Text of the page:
Stephen is a Research Assistant Professor working with Professor Benjamin Horton on past sea level, climate and coastal change in Singapore and the region, using geological archives for palaeoenvironmental reconstruction. He is also the Principal Investigator of a project that uses a multiproxy approach (i.e., geophysics, water quality, sediment coring and analysis) to understand climate change impacts on Singapore's offshore water resources. His work will have implications for climate mitigation/adaptation and coastal protection efforts in Singapore and the region.
Stephen Chua received his B.A. (Hons) in Geography in 2003 and MSc (Environmental Science) in 2010 from NIE/NTU. His undergraduate dissertation focused on reconstructing palaeoenvironmental changes to the Sungei Buloh-Kranji mangrove coast, while his Master’s work involved monitoring and predicting potential impacts of sea level rise on the Pasir Ris mangroves.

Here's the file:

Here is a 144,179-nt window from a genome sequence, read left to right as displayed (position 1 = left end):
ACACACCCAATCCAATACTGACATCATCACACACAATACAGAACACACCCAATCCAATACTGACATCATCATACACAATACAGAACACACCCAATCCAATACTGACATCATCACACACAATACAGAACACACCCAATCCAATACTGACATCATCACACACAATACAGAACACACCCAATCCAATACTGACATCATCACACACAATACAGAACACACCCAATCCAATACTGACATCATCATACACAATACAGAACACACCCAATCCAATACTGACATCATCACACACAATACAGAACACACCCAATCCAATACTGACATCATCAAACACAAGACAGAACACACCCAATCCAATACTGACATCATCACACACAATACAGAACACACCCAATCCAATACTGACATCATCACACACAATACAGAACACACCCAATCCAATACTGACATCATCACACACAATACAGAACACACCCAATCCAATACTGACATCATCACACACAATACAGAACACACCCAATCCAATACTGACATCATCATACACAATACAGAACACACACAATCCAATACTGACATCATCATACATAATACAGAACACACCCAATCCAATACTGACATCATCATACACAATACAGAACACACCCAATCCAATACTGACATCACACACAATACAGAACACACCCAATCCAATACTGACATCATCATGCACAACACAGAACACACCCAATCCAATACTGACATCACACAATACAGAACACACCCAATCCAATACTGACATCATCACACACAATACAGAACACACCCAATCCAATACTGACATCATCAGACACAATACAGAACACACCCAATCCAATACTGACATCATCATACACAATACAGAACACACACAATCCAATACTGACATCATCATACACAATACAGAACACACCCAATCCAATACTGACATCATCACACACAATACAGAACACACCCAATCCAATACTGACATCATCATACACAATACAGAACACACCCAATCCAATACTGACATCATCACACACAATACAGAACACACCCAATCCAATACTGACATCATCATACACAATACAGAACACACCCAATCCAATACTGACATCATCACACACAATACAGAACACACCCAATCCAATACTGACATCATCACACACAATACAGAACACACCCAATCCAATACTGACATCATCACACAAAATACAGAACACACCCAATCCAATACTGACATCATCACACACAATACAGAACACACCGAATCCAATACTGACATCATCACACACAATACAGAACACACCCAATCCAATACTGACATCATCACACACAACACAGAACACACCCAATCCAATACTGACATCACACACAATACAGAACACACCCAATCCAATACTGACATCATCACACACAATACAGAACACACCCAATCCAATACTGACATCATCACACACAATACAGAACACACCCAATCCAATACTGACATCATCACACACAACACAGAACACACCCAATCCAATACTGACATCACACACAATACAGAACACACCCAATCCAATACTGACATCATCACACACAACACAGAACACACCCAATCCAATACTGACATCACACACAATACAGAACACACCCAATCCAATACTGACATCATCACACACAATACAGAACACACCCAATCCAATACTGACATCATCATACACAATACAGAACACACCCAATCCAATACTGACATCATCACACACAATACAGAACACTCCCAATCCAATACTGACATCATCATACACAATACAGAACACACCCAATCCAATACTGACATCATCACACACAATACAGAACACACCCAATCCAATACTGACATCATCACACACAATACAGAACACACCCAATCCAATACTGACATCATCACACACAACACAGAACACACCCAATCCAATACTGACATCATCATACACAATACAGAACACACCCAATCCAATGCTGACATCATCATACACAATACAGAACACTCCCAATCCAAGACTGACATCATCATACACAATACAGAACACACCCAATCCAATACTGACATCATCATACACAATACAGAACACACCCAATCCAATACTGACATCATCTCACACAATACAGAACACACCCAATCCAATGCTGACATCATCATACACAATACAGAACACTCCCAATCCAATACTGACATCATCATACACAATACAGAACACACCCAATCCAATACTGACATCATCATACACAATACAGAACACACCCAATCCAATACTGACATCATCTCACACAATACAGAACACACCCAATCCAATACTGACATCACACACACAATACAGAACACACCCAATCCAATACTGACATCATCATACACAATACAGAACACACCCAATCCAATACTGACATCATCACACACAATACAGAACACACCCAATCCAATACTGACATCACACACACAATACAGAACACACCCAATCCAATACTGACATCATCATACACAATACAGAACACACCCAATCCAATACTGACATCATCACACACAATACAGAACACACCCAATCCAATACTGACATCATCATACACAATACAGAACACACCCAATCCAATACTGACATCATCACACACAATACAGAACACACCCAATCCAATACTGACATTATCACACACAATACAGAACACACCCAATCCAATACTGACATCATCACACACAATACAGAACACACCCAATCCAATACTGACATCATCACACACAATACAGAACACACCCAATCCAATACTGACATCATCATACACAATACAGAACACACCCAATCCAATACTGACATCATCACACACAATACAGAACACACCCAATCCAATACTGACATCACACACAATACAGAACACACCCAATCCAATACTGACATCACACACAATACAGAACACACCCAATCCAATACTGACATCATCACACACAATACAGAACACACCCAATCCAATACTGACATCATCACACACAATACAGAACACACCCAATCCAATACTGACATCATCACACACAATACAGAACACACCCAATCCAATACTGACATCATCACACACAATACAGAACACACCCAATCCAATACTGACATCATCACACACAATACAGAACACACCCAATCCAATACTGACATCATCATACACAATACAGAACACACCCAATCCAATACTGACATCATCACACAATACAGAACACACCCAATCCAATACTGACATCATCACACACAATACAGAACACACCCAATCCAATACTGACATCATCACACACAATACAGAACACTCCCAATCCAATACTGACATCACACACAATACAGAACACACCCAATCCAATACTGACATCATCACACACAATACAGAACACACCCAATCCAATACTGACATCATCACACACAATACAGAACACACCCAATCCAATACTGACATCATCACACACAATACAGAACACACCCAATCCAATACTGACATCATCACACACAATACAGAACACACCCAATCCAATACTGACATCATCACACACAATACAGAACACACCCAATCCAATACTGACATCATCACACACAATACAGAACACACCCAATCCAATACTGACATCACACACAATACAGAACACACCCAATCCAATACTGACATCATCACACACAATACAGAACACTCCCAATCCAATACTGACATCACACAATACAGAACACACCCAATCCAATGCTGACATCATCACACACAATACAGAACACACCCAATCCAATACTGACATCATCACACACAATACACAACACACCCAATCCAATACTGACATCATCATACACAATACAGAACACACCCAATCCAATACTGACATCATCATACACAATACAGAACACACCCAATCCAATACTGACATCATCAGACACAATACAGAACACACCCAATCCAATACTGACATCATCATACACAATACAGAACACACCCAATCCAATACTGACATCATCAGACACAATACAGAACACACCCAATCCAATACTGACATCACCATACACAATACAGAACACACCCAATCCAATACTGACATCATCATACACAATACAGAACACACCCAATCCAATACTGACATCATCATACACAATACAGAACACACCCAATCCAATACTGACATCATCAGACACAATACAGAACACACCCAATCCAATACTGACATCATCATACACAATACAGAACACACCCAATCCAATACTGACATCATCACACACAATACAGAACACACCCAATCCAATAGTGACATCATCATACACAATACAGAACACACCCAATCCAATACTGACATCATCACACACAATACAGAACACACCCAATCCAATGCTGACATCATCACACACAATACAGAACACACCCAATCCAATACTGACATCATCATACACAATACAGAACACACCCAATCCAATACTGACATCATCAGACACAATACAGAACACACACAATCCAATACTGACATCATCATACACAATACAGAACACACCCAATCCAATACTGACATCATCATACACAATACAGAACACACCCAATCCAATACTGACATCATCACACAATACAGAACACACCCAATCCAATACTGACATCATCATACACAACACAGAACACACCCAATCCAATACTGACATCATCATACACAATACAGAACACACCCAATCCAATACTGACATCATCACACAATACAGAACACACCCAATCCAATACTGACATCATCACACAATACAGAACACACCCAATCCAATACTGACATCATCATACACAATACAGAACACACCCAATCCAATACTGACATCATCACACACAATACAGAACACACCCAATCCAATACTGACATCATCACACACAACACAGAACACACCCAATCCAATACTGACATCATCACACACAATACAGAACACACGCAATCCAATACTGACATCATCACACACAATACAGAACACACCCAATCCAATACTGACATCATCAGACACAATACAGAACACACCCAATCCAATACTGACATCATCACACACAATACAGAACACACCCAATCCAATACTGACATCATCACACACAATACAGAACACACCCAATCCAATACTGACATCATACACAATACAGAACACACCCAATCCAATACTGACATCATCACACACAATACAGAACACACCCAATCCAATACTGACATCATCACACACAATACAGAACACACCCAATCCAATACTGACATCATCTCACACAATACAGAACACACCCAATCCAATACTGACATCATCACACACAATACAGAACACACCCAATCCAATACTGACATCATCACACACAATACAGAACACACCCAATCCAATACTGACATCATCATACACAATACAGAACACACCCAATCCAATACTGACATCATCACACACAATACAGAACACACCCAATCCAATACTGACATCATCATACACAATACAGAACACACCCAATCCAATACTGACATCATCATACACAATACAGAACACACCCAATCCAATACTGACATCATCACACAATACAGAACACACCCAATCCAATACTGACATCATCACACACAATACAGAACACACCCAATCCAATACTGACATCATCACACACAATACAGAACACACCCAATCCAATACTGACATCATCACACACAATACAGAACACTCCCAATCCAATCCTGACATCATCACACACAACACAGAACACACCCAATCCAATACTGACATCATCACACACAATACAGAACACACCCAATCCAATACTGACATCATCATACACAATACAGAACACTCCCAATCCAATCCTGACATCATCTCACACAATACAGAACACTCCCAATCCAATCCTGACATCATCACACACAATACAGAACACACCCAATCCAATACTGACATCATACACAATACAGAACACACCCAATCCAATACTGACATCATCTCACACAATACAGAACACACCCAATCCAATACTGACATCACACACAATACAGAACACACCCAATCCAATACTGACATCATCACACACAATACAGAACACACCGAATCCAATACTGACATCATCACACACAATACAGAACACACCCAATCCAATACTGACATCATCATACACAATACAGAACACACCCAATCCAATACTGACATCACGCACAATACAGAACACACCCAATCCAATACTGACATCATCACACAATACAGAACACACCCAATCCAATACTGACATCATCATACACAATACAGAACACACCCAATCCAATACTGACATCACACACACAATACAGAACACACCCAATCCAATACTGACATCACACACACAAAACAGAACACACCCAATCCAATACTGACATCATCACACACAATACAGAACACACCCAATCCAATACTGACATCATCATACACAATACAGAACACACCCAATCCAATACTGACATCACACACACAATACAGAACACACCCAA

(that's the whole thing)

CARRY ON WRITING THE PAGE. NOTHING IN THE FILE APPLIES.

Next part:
Stephen joined the Interdisciplinary Graduate School NTU as a Ph.D. student under the supervision of Associate Professor Adam Switzer and Professor Benjamin Horton in 2014. He received an Endeavour Research Fellowship in 2017 to conduct isotopic analysis of sediments at the Advanced Analytical Centre, James Cook University, Cairns. During his Ph.D., he used borehole data to conduct geological modelling of the Kallang River Basin, and used sedimentological and geochemical records from sediment cores in Singapore to reconstruct past sea level, morphological and environmental changes.
As a Research Fellow working under Professor Benjamin Horton, he then looked at past sea level and coastal change in Singapore and the region, using sea level proxies (e.g. mangrove peat) found predominantly in sediment cores.
Stephen was a recipient of the Outstanding Student Poster Award at the American Geophysical Union Fall Meeting in 2018.